Autism tolerance, compassion and tips to help kids sit through Mass

While writing the story on children with autism preparing to receive their sacraments for this week's issue, I was very anxious. I'd spoken to so many people with a passion for their work with special-needs children and with their faith formation that I wanted to make sure I accurately represented their struggles, their needs and their joys. Even in the 1,500-plus word resulting story (trimmed from thousands more worth of notes), I felt like there was much that I didn't have room to include or some things I wanted to emphasize more.

The first is the desperation that Joan Shannon felt when she thought her son Thomas might not be able to make his first penance and first Communion.

"I didn't see it happening," she said. "His … language just wasn't progressing on a trend that (would enable) him to make his first Communion in the next few years."

While she undertook the one-on-one catechesis with Thomas, she recognized that many parents, especially those with numerous children or more than one with special needs, simply don't have that luxury.

"Who's taking care of our disabled kids?" she said. "It falls under no one's umbrella except the parents and the parents need help."

Joan and Joanne Donahue, the catechist from St. Louis Parish in Alexandria, both talked about the difficulty of bringing children with special needs to Mass.

As the mother of a learning disabled son also, Donahue knows that the parents struggle with public judgment - even in a church setting.

"I had parents looking at me like, 'Can't you keep this kid quiet? Why can't he sit still?'" she said. "He looked totally normal, yet he had a difficulty. When you look at an autistic child, they often look normal, but then they start to act abnormally."

And that's when others can look "askance" causing parents to sit in the back of the church, skip out on receiving the sacraments themselves because they are caring for their child, or not even bring them to church at all.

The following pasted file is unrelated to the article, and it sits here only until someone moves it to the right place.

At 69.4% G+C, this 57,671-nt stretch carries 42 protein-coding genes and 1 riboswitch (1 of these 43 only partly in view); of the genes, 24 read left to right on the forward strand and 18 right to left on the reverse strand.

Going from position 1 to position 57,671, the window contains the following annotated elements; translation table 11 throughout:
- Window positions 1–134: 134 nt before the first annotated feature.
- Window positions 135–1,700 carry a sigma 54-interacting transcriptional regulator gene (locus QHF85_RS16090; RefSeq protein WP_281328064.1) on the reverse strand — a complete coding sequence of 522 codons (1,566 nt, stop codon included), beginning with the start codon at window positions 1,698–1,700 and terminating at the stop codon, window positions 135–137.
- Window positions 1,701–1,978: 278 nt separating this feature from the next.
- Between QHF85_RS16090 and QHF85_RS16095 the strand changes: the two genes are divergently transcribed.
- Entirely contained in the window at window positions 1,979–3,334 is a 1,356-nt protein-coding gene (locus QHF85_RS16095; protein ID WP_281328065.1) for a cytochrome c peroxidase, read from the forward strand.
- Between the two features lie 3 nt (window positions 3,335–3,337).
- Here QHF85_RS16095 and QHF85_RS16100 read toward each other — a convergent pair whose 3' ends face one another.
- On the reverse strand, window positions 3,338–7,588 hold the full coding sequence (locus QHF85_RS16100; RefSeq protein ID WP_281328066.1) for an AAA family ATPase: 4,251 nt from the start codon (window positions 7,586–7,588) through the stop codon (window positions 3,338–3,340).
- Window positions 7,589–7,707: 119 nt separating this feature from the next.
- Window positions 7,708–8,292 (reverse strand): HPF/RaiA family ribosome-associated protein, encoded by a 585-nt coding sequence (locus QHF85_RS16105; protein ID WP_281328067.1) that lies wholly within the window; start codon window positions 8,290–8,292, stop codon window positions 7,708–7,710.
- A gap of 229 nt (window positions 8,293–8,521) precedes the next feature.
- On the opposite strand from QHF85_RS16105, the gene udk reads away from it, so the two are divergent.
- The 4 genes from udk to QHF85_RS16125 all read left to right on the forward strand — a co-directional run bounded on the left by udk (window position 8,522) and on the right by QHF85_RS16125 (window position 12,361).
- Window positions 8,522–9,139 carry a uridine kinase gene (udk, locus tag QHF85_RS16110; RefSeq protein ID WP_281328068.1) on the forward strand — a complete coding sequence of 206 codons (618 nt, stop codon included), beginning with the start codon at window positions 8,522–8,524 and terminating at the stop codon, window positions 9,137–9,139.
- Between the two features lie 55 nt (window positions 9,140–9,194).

"An hour is a long time for a child with autism to sit and be quiet," Joan said. But "no family wants to separate for Mass."

To help keep autistic kids attentive at Mass, Joan offered these tips:



1. The key is to make Mass attendance a positive experience.

2. What frequently works is initially attending Mass for only a short while, gradually extending the time and getting a treat afterward. Building up to the full Mass may take two to three years.



3. Depending on the student, one may want to start with the first few minutes of Mass and work forward, or the last few minutes and work backward.



4. Consider bringing toys (but not ones that make noise), giving stickers at intervals for sitting quietly, and choosing a seat that will allow for taking breaks or making a quick exit.



5. Consider using headphones for the quietest times of the Mass and allowing the child to listen to soft, calming music.



6. Consider bringing a special "church" bag that includes special items that are only available to your child when attending Mass.



7. Try different areas of the church for sitting. We have sat in the very back pew for years but now find that it can be helpful to move up.



8. Very gradually, you may drop some of the "supports" that enable your child to participate in the Mass. We have found that familiarity breeds success. Our child knows what to expect, how long Mass lasts and even that going to Communion means it's almost over.



Nancy Thompson from the NCPD suggested parents put together a Mass book for their children (downloadable for free from ncpd.org) that would enable children to use photographs to see what's coming next during the Mass. The ritual-heavy Catholic Mass is perfect for such a project, and the more individualized (such as using photos of the child's church and pastor) is recommended. That way, the child can familiarize him or herself with the routine of the liturgy and be confident that he or she knows what to expect.

"That can be a very helpful technique to employ so that they are able to prepare for what's coming next, and then be able to participate in the way that they've come to understand they need to participate at that time," Thompson said. "Part of that participation is putting the picture in the book."

Thompson also recommended "backward chaining," or teaching a child with autism to be comfortable in a situation by working backward and always "ending with success."

For example, she said, if a church had coffee and donuts at the end of Mass, start there. Then perhaps go for the final blessing and coffee and donuts, then for the Communion procession, the final blessing and donuts.

But "you don't want to push too far too fast," she said. "It takes a lot of repetition and practice."

Mostly what I took away after writing this article is how important it is to be tolerant of those around us. You never know what another family is struggling with, how tired they are and how the weight of the world seems to be on their shoulders -- and theirs alone. Compassion is the key to being supportive.

Most importantly, Joan said she wants special needs children to be "visible, not invisible" to the members of the community.

"If they don't see them, they don't know them and they can't know their value," she said. "Sometimes we learn the most from the weakest creatures. These children are gifts to us."

© Arlington Catholic Herald 2011